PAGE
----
To answer these questions, attention must be given to the three driving elements of the wildland fire management system to provide clarification that modernization must be reflected in these areas and priorities must be identified.

Strategic Thinking: Strategic thinking enables focus and drives active, progressive, and long-term assessment and action. It powers both decision-making and implementation of tactical actions. Without strategic thinking, decision traps such as over-reliance on past experience, over-emphasis on a specific tool or process, seeking a single and simple answer or a “one size fits all” management action, or lapsing into single-focus thinking and action will result. 

Decision Making: Decision making directly influences tactical actions and provides feedback to strategic thinking. Completing the most thorough review of a situation, developing a set of potential actions, and making risk-informed decisions are dependent on the collection and analysis of information. New strategic and tactical paradigms, recent advances, and lessons learned must be valued, comm

A Twin Falls District BLM firefighter lighting during the West Cinder prescribed burns of 2010, southern Idaho. PHOTO: Kari Greer.

unicated, and understood by decision-makers, their organizations, and the public. 

A principal limitation of decision-making support is not the direct weakness of information but comes from the emphasis placed on it and its degree of use. It is far too easy to overlook, misunderstand, or resist applying the best available information. Time constraints can negatively affect decision creativity, foresight, and quality. It has not been uncommon for decision-makers to review and superficially embrace decision support information, which might be unmistakably relevant, then fail to incorporate or utilize it in the decision process simply because it is new, outside an experience zone, or spontaneously considered too hard to understand. Also, while a review of historic activity can also be extremely important, many decision-makers do not have the luxury of personal knowledge of past events in a particular area. Consequently, they may get caught up in a contemporary bias that places too much emphasis on the most recent or immediate information and fails to recognize potential precedent-setting earlier events, a temporal tradeoff where sufficient actions are not done quickly enough, or a decision transfer where belief in alternative action sets is given too much weight, regardless of available information.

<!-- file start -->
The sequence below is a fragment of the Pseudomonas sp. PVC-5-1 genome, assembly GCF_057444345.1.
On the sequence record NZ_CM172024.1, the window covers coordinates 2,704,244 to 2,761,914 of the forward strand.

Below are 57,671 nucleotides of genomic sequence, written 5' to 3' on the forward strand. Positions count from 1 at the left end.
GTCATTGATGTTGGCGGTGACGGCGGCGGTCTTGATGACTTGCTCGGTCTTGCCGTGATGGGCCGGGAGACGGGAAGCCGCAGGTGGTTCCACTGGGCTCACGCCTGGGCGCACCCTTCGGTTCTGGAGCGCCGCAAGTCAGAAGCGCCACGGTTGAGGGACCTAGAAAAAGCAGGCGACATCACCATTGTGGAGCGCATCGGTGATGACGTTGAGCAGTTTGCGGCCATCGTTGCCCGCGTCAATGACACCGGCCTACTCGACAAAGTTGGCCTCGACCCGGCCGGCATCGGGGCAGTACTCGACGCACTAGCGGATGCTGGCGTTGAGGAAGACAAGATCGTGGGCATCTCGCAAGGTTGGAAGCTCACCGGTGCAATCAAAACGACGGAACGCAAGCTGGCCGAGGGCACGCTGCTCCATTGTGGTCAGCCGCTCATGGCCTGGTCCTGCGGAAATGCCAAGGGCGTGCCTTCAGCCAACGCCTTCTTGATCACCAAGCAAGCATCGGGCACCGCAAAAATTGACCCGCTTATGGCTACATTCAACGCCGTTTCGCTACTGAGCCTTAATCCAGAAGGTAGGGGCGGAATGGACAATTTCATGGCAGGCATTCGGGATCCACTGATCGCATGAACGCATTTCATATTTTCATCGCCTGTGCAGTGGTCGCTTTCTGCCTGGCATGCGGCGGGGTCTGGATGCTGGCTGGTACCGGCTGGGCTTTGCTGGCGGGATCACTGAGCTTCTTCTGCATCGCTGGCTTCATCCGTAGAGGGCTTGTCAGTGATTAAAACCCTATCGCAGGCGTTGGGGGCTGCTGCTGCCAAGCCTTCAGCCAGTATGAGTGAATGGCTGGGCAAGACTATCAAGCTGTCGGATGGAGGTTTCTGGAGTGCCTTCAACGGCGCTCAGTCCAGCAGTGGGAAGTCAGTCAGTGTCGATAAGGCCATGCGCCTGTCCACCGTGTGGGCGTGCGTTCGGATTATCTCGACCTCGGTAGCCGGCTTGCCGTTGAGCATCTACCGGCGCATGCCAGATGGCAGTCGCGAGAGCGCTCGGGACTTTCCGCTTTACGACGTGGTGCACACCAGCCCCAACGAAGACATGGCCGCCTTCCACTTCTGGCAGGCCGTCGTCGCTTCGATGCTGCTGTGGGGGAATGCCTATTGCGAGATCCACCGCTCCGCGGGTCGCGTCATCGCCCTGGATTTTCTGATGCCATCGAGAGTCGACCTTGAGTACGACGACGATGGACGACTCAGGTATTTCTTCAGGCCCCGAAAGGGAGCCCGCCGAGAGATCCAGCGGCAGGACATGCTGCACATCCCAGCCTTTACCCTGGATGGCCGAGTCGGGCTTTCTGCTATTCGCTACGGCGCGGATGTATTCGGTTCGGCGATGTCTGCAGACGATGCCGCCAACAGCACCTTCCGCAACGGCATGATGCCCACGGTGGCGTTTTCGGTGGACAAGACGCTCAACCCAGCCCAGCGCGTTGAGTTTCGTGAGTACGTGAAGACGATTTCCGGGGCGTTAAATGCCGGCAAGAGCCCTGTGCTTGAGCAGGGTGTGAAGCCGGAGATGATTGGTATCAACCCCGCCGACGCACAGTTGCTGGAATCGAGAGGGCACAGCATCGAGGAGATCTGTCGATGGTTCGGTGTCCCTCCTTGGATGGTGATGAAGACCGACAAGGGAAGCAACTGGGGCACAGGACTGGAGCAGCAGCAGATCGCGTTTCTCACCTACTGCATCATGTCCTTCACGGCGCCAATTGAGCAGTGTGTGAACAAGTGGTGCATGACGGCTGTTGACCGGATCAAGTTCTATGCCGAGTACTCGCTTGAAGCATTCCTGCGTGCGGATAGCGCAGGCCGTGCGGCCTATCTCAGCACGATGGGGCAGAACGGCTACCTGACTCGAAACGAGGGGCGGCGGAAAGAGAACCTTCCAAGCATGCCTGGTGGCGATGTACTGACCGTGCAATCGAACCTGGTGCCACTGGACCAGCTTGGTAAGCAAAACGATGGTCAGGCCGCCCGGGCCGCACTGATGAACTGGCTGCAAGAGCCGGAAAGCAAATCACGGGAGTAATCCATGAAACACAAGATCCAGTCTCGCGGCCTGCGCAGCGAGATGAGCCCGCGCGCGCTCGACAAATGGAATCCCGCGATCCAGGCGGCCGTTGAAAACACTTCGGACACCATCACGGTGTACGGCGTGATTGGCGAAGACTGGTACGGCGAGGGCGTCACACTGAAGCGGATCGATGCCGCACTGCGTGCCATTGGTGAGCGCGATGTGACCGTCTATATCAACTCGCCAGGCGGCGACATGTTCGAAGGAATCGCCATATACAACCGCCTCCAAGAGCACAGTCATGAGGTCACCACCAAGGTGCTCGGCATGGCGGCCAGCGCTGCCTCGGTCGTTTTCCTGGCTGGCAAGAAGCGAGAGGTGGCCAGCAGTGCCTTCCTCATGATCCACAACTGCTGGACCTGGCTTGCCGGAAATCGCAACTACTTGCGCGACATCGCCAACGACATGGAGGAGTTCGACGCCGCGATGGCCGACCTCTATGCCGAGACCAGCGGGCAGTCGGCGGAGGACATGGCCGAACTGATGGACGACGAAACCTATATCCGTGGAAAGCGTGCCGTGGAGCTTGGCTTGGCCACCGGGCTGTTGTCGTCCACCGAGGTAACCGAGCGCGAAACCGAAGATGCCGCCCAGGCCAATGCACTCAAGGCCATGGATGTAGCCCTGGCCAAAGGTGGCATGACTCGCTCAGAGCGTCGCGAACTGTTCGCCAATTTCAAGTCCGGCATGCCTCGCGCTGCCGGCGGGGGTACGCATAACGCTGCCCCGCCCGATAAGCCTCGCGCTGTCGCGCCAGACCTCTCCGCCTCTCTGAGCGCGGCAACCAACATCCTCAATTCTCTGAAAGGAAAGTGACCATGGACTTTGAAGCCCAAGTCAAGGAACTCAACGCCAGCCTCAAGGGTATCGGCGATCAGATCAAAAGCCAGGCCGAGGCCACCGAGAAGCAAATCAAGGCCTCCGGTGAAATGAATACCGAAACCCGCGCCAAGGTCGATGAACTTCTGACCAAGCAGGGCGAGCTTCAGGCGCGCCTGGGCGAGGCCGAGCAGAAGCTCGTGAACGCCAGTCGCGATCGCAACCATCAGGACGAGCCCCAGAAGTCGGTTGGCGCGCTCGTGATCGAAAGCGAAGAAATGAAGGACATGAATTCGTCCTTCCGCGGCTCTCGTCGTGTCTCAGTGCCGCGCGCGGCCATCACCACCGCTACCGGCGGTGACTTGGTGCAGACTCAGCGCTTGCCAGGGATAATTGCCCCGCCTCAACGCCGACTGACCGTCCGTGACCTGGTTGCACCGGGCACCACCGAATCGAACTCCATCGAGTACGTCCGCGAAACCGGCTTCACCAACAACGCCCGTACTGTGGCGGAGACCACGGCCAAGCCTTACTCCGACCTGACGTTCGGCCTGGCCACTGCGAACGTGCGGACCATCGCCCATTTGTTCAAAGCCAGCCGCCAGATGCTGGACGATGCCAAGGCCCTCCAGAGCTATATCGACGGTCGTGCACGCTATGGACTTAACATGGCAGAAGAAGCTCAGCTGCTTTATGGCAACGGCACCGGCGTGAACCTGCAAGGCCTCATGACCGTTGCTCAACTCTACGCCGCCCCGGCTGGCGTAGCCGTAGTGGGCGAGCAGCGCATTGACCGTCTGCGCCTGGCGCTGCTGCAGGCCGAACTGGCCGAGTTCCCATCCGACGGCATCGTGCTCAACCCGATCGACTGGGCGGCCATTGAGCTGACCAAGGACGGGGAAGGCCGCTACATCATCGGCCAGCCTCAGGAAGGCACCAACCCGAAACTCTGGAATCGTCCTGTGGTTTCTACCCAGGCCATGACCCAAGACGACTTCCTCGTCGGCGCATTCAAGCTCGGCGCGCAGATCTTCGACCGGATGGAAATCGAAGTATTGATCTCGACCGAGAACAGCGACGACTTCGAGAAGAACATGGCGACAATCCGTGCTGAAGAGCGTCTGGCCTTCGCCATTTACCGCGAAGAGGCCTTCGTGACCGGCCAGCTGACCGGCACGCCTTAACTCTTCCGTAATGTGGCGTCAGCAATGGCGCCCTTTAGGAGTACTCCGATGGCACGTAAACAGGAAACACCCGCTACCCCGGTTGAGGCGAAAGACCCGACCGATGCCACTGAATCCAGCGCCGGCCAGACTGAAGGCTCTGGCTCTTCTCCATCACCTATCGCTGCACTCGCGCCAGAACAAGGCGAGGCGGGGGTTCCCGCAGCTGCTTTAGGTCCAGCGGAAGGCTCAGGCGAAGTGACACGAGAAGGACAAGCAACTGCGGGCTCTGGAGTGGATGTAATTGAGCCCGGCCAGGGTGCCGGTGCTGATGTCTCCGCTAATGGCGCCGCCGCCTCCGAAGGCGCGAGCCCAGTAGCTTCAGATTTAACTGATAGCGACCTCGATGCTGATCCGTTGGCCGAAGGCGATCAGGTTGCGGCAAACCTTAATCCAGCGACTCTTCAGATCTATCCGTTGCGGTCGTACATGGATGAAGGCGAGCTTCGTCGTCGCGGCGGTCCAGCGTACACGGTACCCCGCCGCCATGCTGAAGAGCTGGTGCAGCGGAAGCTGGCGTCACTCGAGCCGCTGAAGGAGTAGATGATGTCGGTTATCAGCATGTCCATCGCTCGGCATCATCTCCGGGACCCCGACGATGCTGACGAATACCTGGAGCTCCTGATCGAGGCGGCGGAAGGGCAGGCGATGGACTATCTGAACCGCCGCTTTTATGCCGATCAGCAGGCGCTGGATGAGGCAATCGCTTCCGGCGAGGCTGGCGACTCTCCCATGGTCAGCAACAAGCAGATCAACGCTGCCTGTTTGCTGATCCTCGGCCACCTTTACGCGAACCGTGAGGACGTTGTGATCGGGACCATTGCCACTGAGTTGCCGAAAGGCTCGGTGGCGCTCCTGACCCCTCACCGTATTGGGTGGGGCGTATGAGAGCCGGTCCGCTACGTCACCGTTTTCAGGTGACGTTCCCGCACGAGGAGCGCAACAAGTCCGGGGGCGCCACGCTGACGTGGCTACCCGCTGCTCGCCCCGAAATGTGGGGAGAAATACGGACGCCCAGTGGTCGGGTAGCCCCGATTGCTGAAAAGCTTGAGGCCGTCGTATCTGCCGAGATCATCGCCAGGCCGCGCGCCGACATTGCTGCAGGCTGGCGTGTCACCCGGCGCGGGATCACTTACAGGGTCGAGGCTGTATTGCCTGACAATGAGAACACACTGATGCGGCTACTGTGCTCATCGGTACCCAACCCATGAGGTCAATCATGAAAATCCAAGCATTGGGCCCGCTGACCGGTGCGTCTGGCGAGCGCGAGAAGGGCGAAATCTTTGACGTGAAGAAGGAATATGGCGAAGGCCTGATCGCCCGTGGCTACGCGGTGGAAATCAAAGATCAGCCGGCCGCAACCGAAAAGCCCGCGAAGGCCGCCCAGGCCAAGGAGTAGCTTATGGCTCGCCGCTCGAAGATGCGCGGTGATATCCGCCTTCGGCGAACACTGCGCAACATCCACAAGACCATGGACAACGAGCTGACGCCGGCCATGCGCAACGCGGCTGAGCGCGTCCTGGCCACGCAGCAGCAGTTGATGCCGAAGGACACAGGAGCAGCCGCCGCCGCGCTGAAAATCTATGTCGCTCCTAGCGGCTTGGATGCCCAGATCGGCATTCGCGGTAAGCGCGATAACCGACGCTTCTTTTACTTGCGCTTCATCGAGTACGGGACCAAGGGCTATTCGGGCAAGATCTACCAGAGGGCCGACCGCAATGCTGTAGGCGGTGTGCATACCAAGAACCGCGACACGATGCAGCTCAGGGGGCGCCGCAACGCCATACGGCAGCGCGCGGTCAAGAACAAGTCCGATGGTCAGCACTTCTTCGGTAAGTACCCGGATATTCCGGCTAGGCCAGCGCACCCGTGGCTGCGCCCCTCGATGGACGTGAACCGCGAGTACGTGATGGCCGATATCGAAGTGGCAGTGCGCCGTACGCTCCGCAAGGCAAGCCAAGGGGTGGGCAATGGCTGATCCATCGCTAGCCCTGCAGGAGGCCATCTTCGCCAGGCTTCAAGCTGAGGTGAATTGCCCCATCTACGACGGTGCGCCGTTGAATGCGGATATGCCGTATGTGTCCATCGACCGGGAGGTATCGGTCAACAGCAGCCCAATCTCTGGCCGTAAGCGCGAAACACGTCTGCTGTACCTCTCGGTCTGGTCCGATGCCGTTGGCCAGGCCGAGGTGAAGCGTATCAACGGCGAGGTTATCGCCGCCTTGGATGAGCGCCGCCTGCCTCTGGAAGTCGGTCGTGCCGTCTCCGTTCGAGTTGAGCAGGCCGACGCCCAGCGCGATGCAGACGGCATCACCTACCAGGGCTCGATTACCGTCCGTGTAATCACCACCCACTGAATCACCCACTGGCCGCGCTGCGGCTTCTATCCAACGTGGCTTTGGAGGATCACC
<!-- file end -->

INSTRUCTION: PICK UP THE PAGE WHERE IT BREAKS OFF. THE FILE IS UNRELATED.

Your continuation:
But, there is also a downside that must be considered. Information availability must be balanced so that information overload or overemphasis can be avoided. Decision making must not become a burden on managers. It should not be pervaded with inflow of so much information that it becomes a question of “what do I have to know?” It should be about acquiring information to answer the question of “what can I use to advance my awareness, understanding, and make better decisions?”